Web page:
Woolcool MD on facing her first crisis, running a family business and the importance of learning lessons

Posted on Wednesday 6 May 2020

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Woolcool

Josie Morris became managing director of Woolcool, a packaging company founded by her mother, in 2016 aged 29. The Staffordshire-based business manufactures a range of bags, boxes, envelopes and pouches for the food and pharmaceutical sectors. Its USP is the addition of wool – a sustainable and better-performing alternative to the manmade polystyrene that is typically used for insulation in packaging and often ends up in landfill.

Woolcool, which employs around 40 people and counts Fortnum & Mason, John Lewis and Unilever as customers, became a B Corporation earlier this year. As well as the sustainability of its core product, the family-owned company has launched a circular economy scheme that enables customers to return the wool so it can be reused in new packages.

How is business, currently?

We’ve been really lucky as we’ve experienced an uplift in sales. I know there are a lot of businesses that are suffering so I’m very grateful and very humble. It’s been really hard work, especially with a skeleton staff and managing a warehouse with social distancing measures. I’ve had a severe lack of sleep as I’ve been working 12-14-hour days for the last month or so, but I can’t complain.

Is the sales uplift due to, or in spite of, Covid-19?

We were growing anyway. That said, only a small percentage of food in the UK is bought online and, as not everyone can or wants to go to the shops as normal, we’ve benefitted from companies moving to delivery, which requires more packaging. Then there’s the restaurant sector, which is on its knees, but we’ve had some establishments coming to us as they’re looking to get into home delivery for the first time.

How has the pandemic affected business outside of the UK?

Around 20% of our business is export, mostly to Europe. There has been a bit of a delay in shipping to customers but, overall, we haven’t been affected. I have to hand it to the haulage companies – they’re keeping things going. I was planning to go out to the US to recce how we can grow our business there in the future, but that is obviously on hold for now.

What’s been the biggest challenge the business has faced since the coronavirus hit?

Responding to new enquiries in a timely manner and giving everyone the same quality of service, all while trying to ensure our employees are safe has been difficult. There has been guidance from the government and they have done the best job they can do in the situation they’re in – whether in hindsight they have made the right decisions, we’ll see – but guidance around how to run a warehouse has been missing and PPE is difficult to get hold of.

Has the business accessed any of the support offered by government?

We have furloughed four or five high-risk individuals, but we won’t claim any of the other support unless we experience financial hardship – I think the money is needed elsewhere. Ultimately, if you claim money and you don’t really need it, you will find that you will pay it back elsewhere anyway. I believe in good business karma!

What difference, if any, do you think being a B Corp has made to how your company has performed during this crisis?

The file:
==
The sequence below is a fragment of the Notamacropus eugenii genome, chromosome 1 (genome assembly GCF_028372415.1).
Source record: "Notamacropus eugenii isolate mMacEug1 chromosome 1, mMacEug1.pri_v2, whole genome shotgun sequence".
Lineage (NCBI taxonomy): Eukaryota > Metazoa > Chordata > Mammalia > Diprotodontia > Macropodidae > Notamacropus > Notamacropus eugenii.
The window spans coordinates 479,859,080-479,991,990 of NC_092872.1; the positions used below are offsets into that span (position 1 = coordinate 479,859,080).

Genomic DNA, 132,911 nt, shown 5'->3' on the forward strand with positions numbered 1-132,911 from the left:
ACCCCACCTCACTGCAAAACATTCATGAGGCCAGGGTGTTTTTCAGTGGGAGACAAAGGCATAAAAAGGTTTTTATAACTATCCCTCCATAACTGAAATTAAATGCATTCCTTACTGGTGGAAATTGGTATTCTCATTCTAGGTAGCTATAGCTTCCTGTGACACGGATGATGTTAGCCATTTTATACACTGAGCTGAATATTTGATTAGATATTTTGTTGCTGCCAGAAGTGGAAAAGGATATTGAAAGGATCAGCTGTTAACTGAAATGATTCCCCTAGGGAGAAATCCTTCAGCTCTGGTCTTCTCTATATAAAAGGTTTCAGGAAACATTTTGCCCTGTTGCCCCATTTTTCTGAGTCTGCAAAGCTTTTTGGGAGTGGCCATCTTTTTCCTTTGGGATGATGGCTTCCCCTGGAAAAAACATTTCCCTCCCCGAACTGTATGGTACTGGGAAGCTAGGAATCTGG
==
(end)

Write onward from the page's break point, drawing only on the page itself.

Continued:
I think the B Corp values mean that you think about your team more and you take into account their emotional wellbeing in particular. The community aspect helps too. I haven’t had time to interact much with the B Corp network but, had we been struggling as a business, I think it would have been a massive help. It makes you feel more secure in some ways.

Has being a family business made any difference?

There is the worry that we could all get ill and, as a family business, the concern about what might happen in that worst-case scenario does play on my mind sometimes. We told my mum and her partner to stay at home – they’re in their 60s, so have been taking more of an ambassadorial role in recent times – but my sister is Woolcool’s financial director, so I still see her most days. In a family business there is that trust that everyone is working towards the same goal and you can share worries that you might not share with other, non-family employees. That said, we always talk about the Woolcool family so as not to make it in an ‘us and them’ feeling between the owners and the non-family employees.

As a 33-year-old managing director, this is the first major crisis you have faced. How have you coped?

To a certain extent it’s about having a plan and a belief that you can always do something in any given situation. I try to rationalise it by thinking ‘this is the problem’ and mapping out some potential options to solve it – it doesn’t seem so bad then, even if the solution is ‘we’ll just sit tight and see what happens’. Having confidence in the team around you is also important. And I try not to worry too much about the future as it doesn’t change the outcome!

Are you optimistic about the future?

There are days when you look at the news, it’s all doom and gloom, and you wonder how we’re going to come out the other end. I’m somewhat pessimistic about the short term as a lot of businesses will go to the wall. But, generally, I think things tend to turn out ok. We’ve been through worse things than this as a country and survived, so I think the main thing is to learn lessons from what’s happening now. I hope there will be a change when it comes to how the government resources the public sector, even if that means more taxation, so people at the bottom get better healthcare.

Posted in: Business